Robert West, Draughtsman

(d. 1770)


From A Dictionary of Irish Artists 1913

Was born in Waterford, the son of an alderman in that city. He studied art in Paris under Boucher and Vanloo. Returning to Ireland, he established a drawing school in George's Lane, and in, or before, 1744 was engaged by the Dublin Society to instruct twelve boys in his academy. In 1757 the Society, having taken a house in Shaw's Court, off Dame Street, established there a school of drawing and appointed West its master. Here he taught with conspicuous success for some years, many artists who afterwards became famous receiving their early instruction from him. In 1763 he became mentally deranged, and on the 10th May of that year Jacob Ennis was appointed to fill his place. On the death of the latter in 1770 West was re-appointed to the post on 11th October, but died the same year.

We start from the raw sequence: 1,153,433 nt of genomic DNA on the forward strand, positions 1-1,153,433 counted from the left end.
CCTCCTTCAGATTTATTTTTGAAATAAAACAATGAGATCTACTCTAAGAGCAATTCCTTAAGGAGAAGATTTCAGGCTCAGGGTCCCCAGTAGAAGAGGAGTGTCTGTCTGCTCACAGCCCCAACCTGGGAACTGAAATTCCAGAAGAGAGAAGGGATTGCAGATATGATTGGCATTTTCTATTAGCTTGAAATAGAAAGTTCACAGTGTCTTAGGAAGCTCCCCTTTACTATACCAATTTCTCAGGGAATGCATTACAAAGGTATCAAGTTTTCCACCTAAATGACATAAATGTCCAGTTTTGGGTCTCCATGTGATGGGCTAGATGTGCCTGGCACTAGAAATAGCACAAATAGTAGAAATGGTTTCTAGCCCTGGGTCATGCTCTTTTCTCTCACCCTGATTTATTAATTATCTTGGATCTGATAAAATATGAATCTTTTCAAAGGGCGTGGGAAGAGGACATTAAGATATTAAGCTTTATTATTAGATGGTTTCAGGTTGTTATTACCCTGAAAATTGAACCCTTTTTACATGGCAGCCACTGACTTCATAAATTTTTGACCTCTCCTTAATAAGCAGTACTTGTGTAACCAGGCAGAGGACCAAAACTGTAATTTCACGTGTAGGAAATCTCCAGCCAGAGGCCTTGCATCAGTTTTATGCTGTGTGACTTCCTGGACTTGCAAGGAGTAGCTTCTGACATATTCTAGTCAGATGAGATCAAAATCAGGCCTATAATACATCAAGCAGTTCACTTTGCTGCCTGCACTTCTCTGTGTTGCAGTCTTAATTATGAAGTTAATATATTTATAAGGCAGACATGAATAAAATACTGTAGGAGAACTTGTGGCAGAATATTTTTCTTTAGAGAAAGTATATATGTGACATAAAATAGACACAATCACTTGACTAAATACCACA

West was an accomplished draughtsman, and eminently successful as a teacher; but he does not appear to have used the brush. A portrait of "Lawrence Richardson" after a drawing by him, was engraved in mezzotint by R. Purcell in 1748, and published by Pat Monaghan in Bride Street, Dublin. He was father of Francis Robert West, who succeeded him as master in the Dublin Society's School.

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